The Timur Ruby
The Timur Ruby is not a ruby but a spinel, although until 1851, it was thought to be the largest known ruby. It weighs 352.50 carats and ranks second in size behind the 398.72-carat spinel in the Imperial Russian Crown. It is not faceted, but retains its original baroque shape, similar to the Black Prince's Ruby, which weighs around 170 carats.
The Timur Ruby has a history paralleling that of the Koh-I-Noor Diamond, having been seized by Nadir Shah of Persia in 1739 when he invaded India. As with the Koh-I-Noor, the East India Company took possession of the gem in 1849 and sent it to England. It went unrecognized there and together with three other spinels was listed in the official catalogue as: "Short necklace of four very large spinelle rubies."
The stone remained in obscurity for 60 years before it was recognized from the inscription it bears. These inscriptions are among the most fascinating aspects of this gem, and gives further insight into its history. The longest inscription is in Persian, written in Arabic script. A literal translation reads: "This (is) the ruby from the twenty-five thousand genuine jewels of the King of Kings the Sultan Sahib Qiran which is in the year 1153 (1740 AD) from (the collection of) jewels of Hindustan reached this place (Isfahan)." The remaining five inscriptions are the names of some of the emperors who had it in their possession, and the corresponding dates, the first being Akbar Shah Jahangir Shah, 1021 (1612 AD). It is thought that the gem once bore the dates of three earlier owners.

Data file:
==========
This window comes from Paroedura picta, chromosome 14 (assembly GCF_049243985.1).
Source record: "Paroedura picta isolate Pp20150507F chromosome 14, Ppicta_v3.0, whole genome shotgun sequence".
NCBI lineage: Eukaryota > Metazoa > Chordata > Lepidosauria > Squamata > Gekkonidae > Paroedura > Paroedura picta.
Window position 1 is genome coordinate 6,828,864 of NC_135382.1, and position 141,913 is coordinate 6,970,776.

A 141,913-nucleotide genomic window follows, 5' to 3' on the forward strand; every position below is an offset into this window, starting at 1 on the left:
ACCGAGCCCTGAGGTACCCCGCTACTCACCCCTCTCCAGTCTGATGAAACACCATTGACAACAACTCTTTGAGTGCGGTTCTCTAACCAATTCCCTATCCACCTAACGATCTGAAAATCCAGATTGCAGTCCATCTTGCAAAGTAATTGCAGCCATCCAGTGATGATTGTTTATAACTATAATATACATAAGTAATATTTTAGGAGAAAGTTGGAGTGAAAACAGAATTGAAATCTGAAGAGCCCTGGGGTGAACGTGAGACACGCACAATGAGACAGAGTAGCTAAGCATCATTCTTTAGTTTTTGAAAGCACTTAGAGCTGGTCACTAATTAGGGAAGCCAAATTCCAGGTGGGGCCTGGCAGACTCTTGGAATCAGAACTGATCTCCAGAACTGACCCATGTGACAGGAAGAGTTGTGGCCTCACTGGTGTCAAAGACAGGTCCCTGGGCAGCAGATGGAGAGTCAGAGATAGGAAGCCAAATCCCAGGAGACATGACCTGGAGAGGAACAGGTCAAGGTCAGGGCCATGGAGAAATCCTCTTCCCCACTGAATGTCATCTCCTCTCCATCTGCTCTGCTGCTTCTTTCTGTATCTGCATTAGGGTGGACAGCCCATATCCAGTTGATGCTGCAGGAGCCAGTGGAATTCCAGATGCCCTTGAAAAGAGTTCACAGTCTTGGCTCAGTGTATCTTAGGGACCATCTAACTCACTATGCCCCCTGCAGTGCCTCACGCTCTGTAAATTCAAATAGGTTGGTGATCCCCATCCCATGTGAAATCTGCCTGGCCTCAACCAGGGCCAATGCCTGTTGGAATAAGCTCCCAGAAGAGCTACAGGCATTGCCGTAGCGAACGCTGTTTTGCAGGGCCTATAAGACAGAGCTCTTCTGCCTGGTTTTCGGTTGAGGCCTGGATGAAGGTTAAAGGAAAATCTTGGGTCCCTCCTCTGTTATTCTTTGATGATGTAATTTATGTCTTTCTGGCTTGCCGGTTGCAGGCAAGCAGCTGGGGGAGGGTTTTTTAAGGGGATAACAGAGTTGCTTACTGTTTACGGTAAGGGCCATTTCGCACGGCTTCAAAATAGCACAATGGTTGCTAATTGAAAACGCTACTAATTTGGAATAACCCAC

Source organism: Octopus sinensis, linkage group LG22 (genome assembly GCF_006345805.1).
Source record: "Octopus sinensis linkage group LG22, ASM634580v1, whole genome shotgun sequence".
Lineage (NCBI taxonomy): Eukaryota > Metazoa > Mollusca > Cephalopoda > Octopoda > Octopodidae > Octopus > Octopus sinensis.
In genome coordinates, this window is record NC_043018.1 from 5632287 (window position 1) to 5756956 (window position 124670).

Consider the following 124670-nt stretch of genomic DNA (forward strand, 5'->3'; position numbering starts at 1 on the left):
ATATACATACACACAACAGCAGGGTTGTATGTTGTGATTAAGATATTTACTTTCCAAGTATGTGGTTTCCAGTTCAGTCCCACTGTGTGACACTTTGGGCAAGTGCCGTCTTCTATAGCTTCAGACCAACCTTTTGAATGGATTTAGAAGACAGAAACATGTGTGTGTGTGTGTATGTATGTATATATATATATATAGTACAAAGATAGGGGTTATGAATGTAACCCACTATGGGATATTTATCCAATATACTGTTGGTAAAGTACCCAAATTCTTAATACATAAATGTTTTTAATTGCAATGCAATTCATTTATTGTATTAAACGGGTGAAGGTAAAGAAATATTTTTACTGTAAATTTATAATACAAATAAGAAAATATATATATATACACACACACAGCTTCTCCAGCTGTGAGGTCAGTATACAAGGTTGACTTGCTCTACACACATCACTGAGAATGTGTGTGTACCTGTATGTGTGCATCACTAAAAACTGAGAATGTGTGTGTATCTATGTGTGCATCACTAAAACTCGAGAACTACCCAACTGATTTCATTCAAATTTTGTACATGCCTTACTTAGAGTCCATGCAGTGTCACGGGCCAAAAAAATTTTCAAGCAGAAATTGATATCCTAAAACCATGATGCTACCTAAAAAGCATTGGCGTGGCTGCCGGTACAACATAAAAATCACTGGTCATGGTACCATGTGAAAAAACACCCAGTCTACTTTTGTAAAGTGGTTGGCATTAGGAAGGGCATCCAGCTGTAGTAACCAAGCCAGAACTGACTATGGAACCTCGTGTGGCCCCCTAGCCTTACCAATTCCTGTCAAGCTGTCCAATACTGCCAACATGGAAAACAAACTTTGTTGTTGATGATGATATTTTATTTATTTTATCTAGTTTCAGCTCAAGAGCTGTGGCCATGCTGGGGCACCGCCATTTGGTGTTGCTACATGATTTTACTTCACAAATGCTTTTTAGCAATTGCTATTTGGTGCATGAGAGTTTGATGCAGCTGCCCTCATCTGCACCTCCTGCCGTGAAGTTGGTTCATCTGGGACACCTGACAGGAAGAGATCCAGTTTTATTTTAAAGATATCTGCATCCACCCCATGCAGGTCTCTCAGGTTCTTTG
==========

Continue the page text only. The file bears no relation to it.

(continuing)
The long inscription tells us that this spinel is the famous stone that fell into the hands of the tartar conqueror Timur, known to European history as Tamerlane, but to the Muslim world as Sahib Qiran, when he captured Delhi in 1398. The emperor Shah Jahan had the jewel from 1628-58. He built the famous Peacock Throne in Delhi and embellished it with a number of gems, including the Timur Ruby. Nadir Shah invaded India and captured Delhi in 1739 and took the Timur Ruby back with him to Persia. From that point, the history of the Timur Ruby parallels that of the Koh-I-Noor Diamond.